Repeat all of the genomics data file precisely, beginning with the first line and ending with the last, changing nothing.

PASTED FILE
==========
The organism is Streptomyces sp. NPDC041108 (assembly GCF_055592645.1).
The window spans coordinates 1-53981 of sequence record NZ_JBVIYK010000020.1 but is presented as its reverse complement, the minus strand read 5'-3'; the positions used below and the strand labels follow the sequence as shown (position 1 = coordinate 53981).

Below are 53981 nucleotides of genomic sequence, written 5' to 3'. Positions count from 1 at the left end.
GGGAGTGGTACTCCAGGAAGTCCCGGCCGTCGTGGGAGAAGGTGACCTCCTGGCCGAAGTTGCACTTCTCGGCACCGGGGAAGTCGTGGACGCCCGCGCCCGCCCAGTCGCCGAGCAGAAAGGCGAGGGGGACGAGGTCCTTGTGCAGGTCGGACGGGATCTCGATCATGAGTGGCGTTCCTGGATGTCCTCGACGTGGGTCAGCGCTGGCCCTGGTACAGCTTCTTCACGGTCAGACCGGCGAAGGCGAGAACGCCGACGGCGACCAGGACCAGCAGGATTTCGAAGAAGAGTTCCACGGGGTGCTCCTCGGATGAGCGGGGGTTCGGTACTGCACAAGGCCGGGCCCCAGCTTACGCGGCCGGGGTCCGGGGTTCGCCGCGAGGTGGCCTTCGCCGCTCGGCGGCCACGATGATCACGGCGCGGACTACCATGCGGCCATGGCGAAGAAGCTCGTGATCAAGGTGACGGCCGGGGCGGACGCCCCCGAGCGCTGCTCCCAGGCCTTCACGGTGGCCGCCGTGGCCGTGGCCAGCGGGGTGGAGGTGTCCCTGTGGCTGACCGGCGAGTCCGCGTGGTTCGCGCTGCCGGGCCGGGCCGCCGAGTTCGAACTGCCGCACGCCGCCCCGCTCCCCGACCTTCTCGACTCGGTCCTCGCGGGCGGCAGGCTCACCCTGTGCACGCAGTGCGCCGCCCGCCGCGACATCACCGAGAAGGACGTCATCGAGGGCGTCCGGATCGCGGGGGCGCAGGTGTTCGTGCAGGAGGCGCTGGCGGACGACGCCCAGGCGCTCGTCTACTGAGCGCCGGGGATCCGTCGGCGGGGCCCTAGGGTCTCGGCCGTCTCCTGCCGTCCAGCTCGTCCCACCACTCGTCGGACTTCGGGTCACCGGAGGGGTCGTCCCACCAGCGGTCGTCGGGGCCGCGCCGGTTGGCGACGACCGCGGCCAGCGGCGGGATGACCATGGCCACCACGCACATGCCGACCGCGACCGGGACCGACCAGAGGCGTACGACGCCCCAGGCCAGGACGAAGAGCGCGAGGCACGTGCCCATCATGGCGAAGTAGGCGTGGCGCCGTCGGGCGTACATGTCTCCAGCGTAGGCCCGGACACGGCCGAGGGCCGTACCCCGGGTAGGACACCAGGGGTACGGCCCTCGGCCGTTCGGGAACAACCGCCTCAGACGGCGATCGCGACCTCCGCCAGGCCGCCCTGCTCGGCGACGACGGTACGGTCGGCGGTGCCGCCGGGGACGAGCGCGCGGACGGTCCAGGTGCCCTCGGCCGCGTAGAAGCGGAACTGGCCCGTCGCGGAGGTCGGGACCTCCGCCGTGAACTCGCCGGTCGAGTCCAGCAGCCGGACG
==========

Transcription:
The organism is Streptomyces sp. NPDC041108 (assembly GCF_055592645.1).
The window spans coordinates 1-53981 of sequence record NZ_JBVIYK010000020.1 but is presented as its reverse complement, the minus strand read 5'-3'; the positions used below and the strand labels follow the sequence as shown (position 1 = coordinate 53981).

Below are 53981 nucleotides of genomic sequence, written 5' to 3'. Positions count from 1 at the left end.
GGGAGTGGTACTCCAGGAAGTCCCGGCCGTCGTGGGAGAAGGTGACCTCCTGGCCGAAGTTGCACTTCTCGGCACCGGGGAAGTCGTGGACGCCCGCGCCCGCCCAGTCGCCGAGCAGAAAGGCGAGGGGGACGAGGTCCTTGTGCAGGTCGGACGGGATCTCGATCATGAGTGGCGTTCCTGGATGTCCTCGACGTGGGTCAGCGCTGGCCCTGGTACAGCTTCTTCACGGTCAGACCGGCGAAGGCGAGAACGCCGACGGCGACCAGGACCAGCAGGATTTCGAAGAAGAGTTCCACGGGGTGCTCCTCGGATGAGCGGGGGTTCGGTACTGCACAAGGCCGGGCCCCAGCTTACGCGGCCGGGGTCCGGGGTTCGCCGCGAGGTGGCCTTCGCCGCTCGGCGGCCACGATGATCACGGCGCGGACTACCATGCGGCCATGGCGAAGAAGCTCGTGATCAAGGTGACGGCCGGGGCGGACGCCCCCGAGCGCTGCTCCCAGGCCTTCACGGTGGCCGCCGTGGCCGTGGCCAGCGGGGTGGAGGTGTCCCTGTGGCTGACCGGCGAGTCCGCGTGGTTCGCGCTGCCGGGCCGGGCCGCCGAGTTCGAACTGCCGCACGCCGCCCCGCTCCCCGACCTTCTCGACTCGGTCCTCGCGGGCGGCAGGCTCACCCTGTGCACGCAGTGCGCCGCCCGCCGCGACATCACCGAGAAGGACGTCATCGAGGGCGTCCGGATCGCGGGGGCGCAGGTGTTCGTGCAGGAGGCGCTGGCGGACGACGCCCAGGCGCTCGTCTACTGAGCGCCGGGGATCCGTCGGCGGGGCCCTAGGGTCTCGGCCGTCTCCTGCCGTCCAGCTCGTCCCACCACTCGTCGGACTTCGGGTCACCGGAGGGGTCGTCCCACCAGCGGTCGTCGGGGCCGCGCCGGTTGGCGACGACCGCGGCCAGCGGCGGGATGACCATGGCCACCACGCACATGCCGACCGCGACCGGGACCGACCAGAGGCGTACGACGCCCCAGGCCAGGACGAAGAGCGCGAGGCACGTGCCCATCATGGCGAAGTAGGCGTGGCGCCGTCGGGCGTACATGTCTCCAGCGTAGGCCCGGACACGGCCGAGGGCCGTACCCCGGGTAGGACACCAGGGGTACGGCCCTCGGCCGTTCGGGAACAACCGCCTCAGACGGCGATCGCGACCTCCGCCAGGCCGCCCTGCTCGGCGACGACGGTACGGTCGGCGGTGCCGCCGGGGACGAGCGCGCGGACGGTCCAGGTGCCCTCGGCCGCGTAGAAGCGGAACTGGCCCGTCGCGGAGGTCGGGACCTCCGCCGTGAACTCGCCGGTCGAGTCCAGCAGCCGGACG